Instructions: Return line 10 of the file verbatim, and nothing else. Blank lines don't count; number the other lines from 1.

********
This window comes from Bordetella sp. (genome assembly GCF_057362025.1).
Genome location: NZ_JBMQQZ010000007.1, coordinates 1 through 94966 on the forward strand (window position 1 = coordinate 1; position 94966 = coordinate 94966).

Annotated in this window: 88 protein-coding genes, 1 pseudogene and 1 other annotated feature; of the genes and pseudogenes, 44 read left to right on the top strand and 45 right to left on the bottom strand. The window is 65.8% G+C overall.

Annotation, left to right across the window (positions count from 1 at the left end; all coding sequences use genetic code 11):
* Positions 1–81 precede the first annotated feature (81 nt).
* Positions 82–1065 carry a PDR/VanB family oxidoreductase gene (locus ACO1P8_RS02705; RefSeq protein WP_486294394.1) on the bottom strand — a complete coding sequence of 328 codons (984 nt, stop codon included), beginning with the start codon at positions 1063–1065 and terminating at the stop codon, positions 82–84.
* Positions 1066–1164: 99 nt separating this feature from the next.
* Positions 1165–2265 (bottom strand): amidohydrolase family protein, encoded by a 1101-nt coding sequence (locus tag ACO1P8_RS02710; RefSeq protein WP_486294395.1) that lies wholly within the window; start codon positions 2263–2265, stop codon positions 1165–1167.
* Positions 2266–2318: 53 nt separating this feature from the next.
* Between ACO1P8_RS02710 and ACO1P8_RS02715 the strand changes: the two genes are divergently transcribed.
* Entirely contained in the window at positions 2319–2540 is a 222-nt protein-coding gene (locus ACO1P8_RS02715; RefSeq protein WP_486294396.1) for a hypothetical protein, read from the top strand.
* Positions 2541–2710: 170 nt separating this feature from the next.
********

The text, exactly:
* Between ACO1P8_RS02710 and ACO1P8_RS02715 the strand changes: the two genes are divergently transcribed.